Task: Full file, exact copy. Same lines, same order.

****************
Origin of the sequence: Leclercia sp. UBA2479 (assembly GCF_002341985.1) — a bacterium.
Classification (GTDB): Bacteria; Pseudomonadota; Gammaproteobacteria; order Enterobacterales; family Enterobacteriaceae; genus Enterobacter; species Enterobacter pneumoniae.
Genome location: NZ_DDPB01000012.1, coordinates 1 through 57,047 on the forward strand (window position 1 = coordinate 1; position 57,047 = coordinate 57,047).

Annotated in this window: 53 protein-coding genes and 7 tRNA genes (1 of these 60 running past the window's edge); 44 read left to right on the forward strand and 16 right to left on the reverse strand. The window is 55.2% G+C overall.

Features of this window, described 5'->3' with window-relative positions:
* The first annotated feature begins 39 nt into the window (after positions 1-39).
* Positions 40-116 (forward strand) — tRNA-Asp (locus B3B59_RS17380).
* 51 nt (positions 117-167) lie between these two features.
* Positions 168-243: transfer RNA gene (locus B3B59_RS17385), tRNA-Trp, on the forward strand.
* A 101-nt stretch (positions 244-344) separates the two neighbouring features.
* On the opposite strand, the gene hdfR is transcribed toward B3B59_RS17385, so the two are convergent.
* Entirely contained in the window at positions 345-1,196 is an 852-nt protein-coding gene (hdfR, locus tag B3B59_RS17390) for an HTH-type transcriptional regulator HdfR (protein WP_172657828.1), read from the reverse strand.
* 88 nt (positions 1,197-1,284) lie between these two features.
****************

Origin of the sequence: Leclercia sp. UBA2479 (assembly GCF_002341985.1) — a bacterium.
Classification (GTDB): Bacteria; Pseudomonadota; Gammaproteobacteria; order Enterobacterales; family Enterobacteriaceae; genus Enterobacter; species Enterobacter pneumoniae.
Genome location: NZ_DDPB01000012.1, coordinates 1 through 57,047 on the forward strand (window position 1 = coordinate 1; position 57,047 = coordinate 57,047).

Annotated in this window: 53 protein-coding genes and 7 tRNA genes (1 of these 60 running past the window's edge); 44 read left to right on the forward strand and 16 right to left on the reverse strand. The window is 55.2% G+C overall.

Features of this window, described 5'->3' with window-relative positions:
* The first annotated feature begins 39 nt into the window (after positions 1-39).
* Positions 40-116 (forward strand) — tRNA-Asp (locus B3B59_RS17380).
* 51 nt (positions 117-167) lie between these two features.
* Positions 168-243: transfer RNA gene (locus B3B59_RS17385), tRNA-Trp, on the forward strand.
* A 101-nt stretch (positions 244-344) separates the two neighbouring features.
* On the opposite strand, the gene hdfR is transcribed toward B3B59_RS17385, so the two are convergent.
* Entirely contained in the window at positions 345-1,196 is an 852-nt protein-coding gene (hdfR, locus tag B3B59_RS17390) for an HTH-type transcriptional regulator HdfR (protein WP_172657828.1), read from the reverse strand.
* 88 nt (positions 1,197-1,284) lie between these two features.